During my 20 year career in the teams, I never thought twice about stress, anxiety, or feeling alone. I definitely never had any feelings of failure. That's not to say those emotions did not exist. Naturally, our job comes with all of those, but the one factor that combatted all of these emotions was the brotherhood and a feeling of belonging. No matter what I had going on in my life, I knew I was going to be ok, because I had the honor to work with men that thought and acted as I did. I knew they would have my back, do anything for me, and I would do the same for them.
"No matter what I had going on in my life, I knew I was going to be ok, because I had the honor to work with men that thought and acted as I did."
Stress and Anxiety these emotions were not really talked about in the teams; although everybody was dealing with them. As a SEAL, you are trained and expected to harness your emotions and to keep doing your job to the best of your ability. Like many other team guys, I learned to compartmentalize my feelings and to put them aside. I became somewhat of a pro at not showing I was stressed or anxious about anything, always trying to remain cool, calm, and collected. That worked for me while I was in the teams, it was who I had to be to do the job.
I never felt alone, mainly because I had my family, and I was around guys every day who looked out for me pushing me to be better. Failure was unacceptable, and if for some reason it did happen, you learned from it and crushed whatever task was next.
When I knew I was going to transition from the military to civilian life, I wasn’t worried about it at all. I had the same confident attitude that I carried with me throughout my time in the teams, not thinking twice about any problems I might have. Even after the two-year ordeal of being jailed, going to trial, and all the stress that came with it. In my mind all of this would only make me stronger when I got out. In a lot of ways it did, but I was still not prepared for my transition out of the military and into civilian life.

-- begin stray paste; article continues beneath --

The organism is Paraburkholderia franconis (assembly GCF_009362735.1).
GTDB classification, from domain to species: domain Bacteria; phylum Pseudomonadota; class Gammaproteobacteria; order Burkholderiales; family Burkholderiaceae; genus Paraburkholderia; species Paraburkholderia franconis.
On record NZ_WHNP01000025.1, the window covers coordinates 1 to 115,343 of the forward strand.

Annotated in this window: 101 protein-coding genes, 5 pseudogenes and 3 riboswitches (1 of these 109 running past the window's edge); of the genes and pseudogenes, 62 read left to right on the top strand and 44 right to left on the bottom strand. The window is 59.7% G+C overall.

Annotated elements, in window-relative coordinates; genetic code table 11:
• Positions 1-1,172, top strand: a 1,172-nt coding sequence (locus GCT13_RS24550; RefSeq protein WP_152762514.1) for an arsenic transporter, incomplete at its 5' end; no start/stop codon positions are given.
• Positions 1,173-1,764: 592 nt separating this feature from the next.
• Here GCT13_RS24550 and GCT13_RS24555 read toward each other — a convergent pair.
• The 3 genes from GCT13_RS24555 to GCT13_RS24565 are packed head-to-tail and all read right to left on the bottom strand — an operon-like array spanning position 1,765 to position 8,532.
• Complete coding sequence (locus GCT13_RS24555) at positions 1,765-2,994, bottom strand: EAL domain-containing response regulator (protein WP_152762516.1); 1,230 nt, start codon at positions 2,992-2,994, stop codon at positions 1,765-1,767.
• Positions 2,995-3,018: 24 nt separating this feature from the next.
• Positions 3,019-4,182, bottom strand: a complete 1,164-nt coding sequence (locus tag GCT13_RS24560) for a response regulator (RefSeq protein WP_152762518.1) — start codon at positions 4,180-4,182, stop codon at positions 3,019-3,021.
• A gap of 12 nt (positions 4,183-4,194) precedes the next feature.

I recently retired five months ago, and during this time, I have learned a lot. About a month or so in is where it started to hit me. All those years of compartmentalizing the stress, anxiety, hidden injuries, and loss of loved ones came crashing in on me. It was gradual, but I knew something wasn’t right. Simple tasks were stressing me out, and I would get anxiety out of nowhere, even just trying to relax seemed like a chore. I was frustrated that I was feeling this way and would get angry at myself. My wife noticed and would talk to me about it, but it was hard to explain what was going on when I didn’t know either. It was a crazy spot to be in but one that is not uncommon for so many who transition.
Eddie with his family
I have come a long way since then, in what is considered a pretty short amount of time. What helped me most was the people who I chose to surround myself with. I was fortunate to talk to other guys who had been in my position or were going through the same problems. Through those talks, I was able to link up with some amazing veteran-owned companies who are doing incredible things for men and women when they get out. One of those companies was Easy Day. Their product helped me tremendously and kept me away from pills, and whatever else the VA throws at you when exiting, their mission is what sets them apart.
As in the teams, they are about community, looking out for one another, and standing by to help when needed. I don’t feel as stressed or anxious anymore, and I definitely don’t feel alone. The key, in my opinion, is admitting that you are not ok and being vulnerable enough to talk about it to people you know have your best interest at heart.
Like the men at Easy Day, I’ll continue to pass on the lessons learned from transition and help those going through it. I continue my work now so that no other warrior has to go through what I have.
LLTB - Eddie Gallagher USN SEAL (Retired)
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